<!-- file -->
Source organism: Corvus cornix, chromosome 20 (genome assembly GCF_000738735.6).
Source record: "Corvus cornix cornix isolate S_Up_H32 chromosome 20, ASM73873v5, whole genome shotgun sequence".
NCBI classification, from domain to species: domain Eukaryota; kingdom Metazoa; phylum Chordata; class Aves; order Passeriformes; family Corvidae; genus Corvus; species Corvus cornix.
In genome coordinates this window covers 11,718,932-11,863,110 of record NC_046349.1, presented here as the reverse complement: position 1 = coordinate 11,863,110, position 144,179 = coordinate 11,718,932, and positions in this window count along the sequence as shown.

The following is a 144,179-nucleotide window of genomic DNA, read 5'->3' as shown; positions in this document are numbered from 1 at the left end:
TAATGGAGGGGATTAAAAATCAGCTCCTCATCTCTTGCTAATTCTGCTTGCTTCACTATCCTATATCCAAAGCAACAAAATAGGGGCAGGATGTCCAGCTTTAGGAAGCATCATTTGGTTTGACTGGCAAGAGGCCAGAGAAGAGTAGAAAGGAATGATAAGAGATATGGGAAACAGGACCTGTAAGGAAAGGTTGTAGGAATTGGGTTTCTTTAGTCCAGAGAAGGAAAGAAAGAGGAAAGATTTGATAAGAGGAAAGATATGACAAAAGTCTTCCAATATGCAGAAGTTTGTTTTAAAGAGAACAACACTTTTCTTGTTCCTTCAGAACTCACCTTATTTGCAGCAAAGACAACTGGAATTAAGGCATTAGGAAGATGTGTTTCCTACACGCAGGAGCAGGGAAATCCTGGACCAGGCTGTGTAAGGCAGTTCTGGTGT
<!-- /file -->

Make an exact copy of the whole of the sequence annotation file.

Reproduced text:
Source organism: Corvus cornix, chromosome 20 (genome assembly GCF_000738735.6).
Source record: "Corvus cornix cornix isolate S_Up_H32 chromosome 20, ASM73873v5, whole genome shotgun sequence".
NCBI classification, from domain to species: domain Eukaryota; kingdom Metazoa; phylum Chordata; class Aves; order Passeriformes; family Corvidae; genus Corvus; species Corvus cornix.
In genome coordinates this window covers 11,718,932-11,863,110 of record NC_046349.1, presented here as the reverse complement: position 1 = coordinate 11,863,110, position 144,179 = coordinate 11,718,932, and positions in this window count along the sequence as shown.

The following is a 144,179-nucleotide window of genomic DNA, read 5'->3' as shown; positions in this document are numbered from 1 at the left end:
TAATGGAGGGGATTAAAAATCAGCTCCTCATCTCTTGCTAATTCTGCTTGCTTCACTATCCTATATCCAAAGCAACAAAATAGGGGCAGGATGTCCAGCTTTAGGAAGCATCATTTGGTTTGACTGGCAAGAGGCCAGAGAAGAGTAGAAAGGAATGATAAGAGATATGGGAAACAGGACCTGTAAGGAAAGGTTGTAGGAATTGGGTTTCTTTAGTCCAGAGAAGGAAAGAAAGAGGAAAGATTTGATAAGAGGAAAGATATGACAAAAGTCTTCCAATATGCAGAAGTTTGTTTTAAAGAGAACAACACTTTTCTTGTTCCTTCAGAACTCACCTTATTTGCAGCAAAGACAACTGGAATTAAGGCATTAGGAAGATGTGTTTCCTACACGCAGGAGCAGGGAAATCCTGGACCAGGCTGTGTAAGGCAGTTCTGGTGT